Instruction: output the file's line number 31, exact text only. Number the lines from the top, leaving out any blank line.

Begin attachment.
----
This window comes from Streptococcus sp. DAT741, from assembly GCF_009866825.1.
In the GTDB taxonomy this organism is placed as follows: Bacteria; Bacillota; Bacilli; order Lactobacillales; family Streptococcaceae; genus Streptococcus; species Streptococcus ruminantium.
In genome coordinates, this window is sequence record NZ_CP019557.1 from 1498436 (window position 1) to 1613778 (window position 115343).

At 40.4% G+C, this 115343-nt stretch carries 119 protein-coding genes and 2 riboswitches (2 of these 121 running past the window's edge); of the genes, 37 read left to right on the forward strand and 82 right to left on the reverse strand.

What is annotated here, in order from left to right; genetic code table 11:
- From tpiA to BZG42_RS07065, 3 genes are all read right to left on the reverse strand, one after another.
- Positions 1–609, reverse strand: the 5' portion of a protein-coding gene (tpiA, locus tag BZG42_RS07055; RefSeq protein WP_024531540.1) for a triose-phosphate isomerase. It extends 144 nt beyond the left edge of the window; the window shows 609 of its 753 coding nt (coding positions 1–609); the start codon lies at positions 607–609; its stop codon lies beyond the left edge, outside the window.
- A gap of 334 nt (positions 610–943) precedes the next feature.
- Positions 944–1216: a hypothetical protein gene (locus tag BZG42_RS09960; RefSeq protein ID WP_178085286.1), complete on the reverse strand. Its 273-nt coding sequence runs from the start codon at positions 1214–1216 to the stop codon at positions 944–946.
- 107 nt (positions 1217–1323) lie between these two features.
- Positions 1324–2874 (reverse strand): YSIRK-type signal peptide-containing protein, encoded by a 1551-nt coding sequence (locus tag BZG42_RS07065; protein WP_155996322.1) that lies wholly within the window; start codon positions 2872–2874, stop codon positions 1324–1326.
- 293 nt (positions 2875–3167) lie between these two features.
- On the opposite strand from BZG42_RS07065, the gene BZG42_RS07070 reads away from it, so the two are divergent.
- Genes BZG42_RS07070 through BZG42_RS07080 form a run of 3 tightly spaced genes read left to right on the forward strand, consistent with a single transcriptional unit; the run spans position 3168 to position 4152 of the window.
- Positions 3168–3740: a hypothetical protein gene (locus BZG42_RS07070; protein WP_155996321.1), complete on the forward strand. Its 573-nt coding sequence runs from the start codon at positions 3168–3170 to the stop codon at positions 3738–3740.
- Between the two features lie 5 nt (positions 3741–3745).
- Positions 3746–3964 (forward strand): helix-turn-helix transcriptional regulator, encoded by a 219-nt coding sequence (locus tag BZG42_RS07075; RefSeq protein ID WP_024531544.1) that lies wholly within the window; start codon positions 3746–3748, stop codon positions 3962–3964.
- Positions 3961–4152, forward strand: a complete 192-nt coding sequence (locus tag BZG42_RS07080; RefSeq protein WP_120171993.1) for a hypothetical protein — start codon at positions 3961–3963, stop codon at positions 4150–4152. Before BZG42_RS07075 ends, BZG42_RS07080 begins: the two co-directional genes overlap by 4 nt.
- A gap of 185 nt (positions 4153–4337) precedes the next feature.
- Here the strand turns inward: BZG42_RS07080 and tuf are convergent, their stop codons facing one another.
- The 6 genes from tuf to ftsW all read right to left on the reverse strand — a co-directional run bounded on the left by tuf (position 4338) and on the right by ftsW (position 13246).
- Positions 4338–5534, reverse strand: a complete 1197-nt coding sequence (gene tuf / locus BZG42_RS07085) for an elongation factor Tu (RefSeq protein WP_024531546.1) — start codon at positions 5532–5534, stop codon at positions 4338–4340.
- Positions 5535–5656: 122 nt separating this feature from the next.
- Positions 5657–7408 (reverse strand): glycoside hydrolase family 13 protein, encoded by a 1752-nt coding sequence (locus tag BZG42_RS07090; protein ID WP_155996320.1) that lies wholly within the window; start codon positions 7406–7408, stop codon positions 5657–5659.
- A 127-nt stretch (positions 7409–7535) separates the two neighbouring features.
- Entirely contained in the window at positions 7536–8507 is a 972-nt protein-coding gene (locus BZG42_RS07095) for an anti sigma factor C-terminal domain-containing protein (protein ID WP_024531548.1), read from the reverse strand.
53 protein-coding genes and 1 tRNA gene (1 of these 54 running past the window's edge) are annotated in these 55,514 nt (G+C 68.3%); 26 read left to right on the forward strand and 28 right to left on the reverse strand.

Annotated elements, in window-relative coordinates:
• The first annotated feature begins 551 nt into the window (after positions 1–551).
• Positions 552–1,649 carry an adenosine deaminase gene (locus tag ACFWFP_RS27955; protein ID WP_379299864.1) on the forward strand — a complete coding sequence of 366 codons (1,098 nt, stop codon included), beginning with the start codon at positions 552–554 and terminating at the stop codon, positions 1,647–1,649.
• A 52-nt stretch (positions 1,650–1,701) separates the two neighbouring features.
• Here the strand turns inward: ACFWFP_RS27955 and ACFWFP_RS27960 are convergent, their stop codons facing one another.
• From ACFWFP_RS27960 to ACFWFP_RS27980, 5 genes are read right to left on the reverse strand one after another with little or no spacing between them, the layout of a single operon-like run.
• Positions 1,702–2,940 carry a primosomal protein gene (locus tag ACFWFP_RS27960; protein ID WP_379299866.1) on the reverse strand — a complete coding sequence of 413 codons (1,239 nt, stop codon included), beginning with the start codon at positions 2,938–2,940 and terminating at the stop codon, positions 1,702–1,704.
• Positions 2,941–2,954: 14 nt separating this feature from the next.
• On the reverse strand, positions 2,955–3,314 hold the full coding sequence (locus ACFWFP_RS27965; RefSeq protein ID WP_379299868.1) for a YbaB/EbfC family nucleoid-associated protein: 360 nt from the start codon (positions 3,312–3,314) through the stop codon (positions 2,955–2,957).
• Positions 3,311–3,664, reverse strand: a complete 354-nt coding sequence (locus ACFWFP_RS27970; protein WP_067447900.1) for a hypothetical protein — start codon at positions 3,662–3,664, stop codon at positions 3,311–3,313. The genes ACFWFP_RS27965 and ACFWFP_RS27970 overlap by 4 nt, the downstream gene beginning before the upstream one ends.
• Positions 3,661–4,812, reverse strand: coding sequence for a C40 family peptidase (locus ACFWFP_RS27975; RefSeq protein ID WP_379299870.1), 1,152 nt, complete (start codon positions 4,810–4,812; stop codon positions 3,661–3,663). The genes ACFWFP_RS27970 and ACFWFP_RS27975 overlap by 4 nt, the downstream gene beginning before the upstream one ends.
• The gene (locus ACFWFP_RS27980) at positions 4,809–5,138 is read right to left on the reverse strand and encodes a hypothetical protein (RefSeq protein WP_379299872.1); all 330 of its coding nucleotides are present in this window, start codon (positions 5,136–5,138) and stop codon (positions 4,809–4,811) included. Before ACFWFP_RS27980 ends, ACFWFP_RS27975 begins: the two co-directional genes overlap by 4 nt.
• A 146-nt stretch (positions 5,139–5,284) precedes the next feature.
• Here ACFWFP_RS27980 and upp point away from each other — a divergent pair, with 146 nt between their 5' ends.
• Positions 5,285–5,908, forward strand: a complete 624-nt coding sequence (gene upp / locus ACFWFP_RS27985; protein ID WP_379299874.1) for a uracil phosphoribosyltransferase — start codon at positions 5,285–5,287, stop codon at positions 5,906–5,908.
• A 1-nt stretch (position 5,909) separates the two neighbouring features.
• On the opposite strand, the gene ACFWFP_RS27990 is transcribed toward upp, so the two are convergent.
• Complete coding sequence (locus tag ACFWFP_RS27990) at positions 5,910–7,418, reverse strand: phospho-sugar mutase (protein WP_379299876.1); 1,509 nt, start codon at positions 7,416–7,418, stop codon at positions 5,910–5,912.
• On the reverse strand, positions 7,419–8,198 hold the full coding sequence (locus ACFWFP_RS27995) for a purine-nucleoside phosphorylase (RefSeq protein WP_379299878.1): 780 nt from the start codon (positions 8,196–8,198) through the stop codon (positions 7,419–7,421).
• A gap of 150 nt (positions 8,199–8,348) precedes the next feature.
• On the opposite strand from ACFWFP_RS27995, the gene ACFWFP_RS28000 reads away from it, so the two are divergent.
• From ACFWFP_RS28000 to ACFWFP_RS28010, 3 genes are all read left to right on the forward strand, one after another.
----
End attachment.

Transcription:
• A 52-nt stretch (positions 1,650–1,701) separates the two neighbouring features.